Hagerstown Almanack Newsletter


NEWS  NEWS  NEWS                                 

                    “Labor Day is a glorious holiday because your child 
              will be going back to school the next day. It would
              have been called Independence Day, but that name
              was already taken”.
                                                                    Bill Dodds (1952-    )

Seasonably warm and humid with isolated late afternoon showers and THUNDERSTORMS  west (1,2,3); seasonably warm with PM THUNDERSTORMS central and east (4,5,6); dry and quite warm with late afternoon showers, then turning less humid (7,8,9); mainly dry and comfortable (11,12,13,14,15); warm and humid with late afternoon isolated showers at first, then dry and cooler (16,17,18,19,20); few afternoon showers at first, then turning unseasonably cool (21,22,23,24,25); pleasant at first, then warm and humid with afternoon showers and THUNDERSTORMS followed by cooler, less humid conditions (26,27,28,29,30).
SEVERE WEATHER WATCH: The Hagerstown Town and Country Almanack sees SEVERE THUNDERSTORMS, heavy rain (4) with more SEVERE THUNDERSTORMS (28,29). FULL MOON: September’s Full Moon is most famously known as the HARVEST MOON. It is the Full Moon that falls closest to the Autumnal Equinox. During this time, the moon would rise very soon after the sun would set on several successive days, giving the farmer a few extra hours of ‘light’ and a little more time to finish up their daily chores. This year, the Autumnal Equinox will occur on Saturday, September 23rd and signals the beginning of Autumn. The Full Moon closest to that date will occur on Friday, September 29th and is therefore, the HARVEST MOON of 2023.
SPECIAL NOTES: We must never forget that on September 11th, 2001, America was attacked like never before and that it has never been the same since. Today, we honor those who perished then on that day and we must never forget the brave first-responders, many who also perished, trying to minimize the loss of life . The 2023 Hagerstown Town and Country Almanack has been available on newsstands and at popular retailers throughout the Mid-Atlantic Region now since mid-August, again, almost a month earlier than any other year! For a complete listing of retail locations, go to www.almanack.com/where-to-buy-us but save some time and go to www.almanack.com/order, order your copy today, and have it delivered right to your front door! And consider taking advantage of our very popular 3-year subscription. Or become a Friend of The Almanack (FOTA), get immediate access to our new on-line digital version as well as THE NEXT EDITION, receive a single printed copy of the current edition, access to past digital editions, and so much more! Check it out at www.almanack.com/specials). All great deals for a great almanac!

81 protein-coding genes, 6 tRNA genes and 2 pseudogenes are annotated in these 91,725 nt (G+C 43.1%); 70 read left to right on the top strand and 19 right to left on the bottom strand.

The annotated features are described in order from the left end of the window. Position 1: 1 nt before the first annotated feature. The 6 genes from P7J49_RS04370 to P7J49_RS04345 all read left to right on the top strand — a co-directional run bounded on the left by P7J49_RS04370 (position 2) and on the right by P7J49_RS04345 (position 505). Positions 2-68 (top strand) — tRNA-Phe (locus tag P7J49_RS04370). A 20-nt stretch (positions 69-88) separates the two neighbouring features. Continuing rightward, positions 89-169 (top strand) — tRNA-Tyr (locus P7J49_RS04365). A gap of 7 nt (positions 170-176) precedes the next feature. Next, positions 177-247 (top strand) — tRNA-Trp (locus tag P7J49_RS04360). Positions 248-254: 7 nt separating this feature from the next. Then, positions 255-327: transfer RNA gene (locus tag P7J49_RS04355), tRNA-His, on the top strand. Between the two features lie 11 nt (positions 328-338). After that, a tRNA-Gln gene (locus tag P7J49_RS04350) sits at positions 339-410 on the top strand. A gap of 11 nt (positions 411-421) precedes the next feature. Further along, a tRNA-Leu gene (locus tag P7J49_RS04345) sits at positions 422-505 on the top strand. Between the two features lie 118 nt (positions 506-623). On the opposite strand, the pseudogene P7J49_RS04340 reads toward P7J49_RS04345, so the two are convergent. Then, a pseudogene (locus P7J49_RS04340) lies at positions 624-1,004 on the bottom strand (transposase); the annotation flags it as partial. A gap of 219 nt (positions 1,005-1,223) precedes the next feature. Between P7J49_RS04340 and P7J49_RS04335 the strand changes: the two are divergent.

HOLIDAYS: Labor Day falls on the first Monday of the month which falls on September 4th in 2023.Citizenship Day is observed on Sunday, September 17th and Rosh Hashana begins on Friday, September 15th at sunset.          
THE GARDEN: Fall is a great time to plant and divide perennials and shrubs for next year's garden. By planting in the fall, your plants do not endure the stressful summer heat during establishment and have time to form sufficient root systems before the onset of winter dormancy.
Start taking cuttings of your annual plants to bring indoors and carry through the winter. Geranium, coleus, fuschia, and other plants do best when stem cuttings are rooted and kept in pots indoors through the winter.  
THE FARM: Best days for planting root crops (4,5); weeding and stirring the soil (11,12); planting above-ground crops (18,19,20); harvesting all crops (29,30); best days for setting hens and incubators (1,2,3,4,5,6,7,23,24,25,26,27,28,29,30); the slaughtering and butchering of meat (14,15,16,17,18,19,20,21); transplanting (14,15,16,17,18,19,20,21); the weaning of all small animals and livestock (1,21,22,23,24,25,26,27,28); the harvesting and storing of grains (6,7,8,9,10,11,12,13).
“No one is more tired than one who does nothing”


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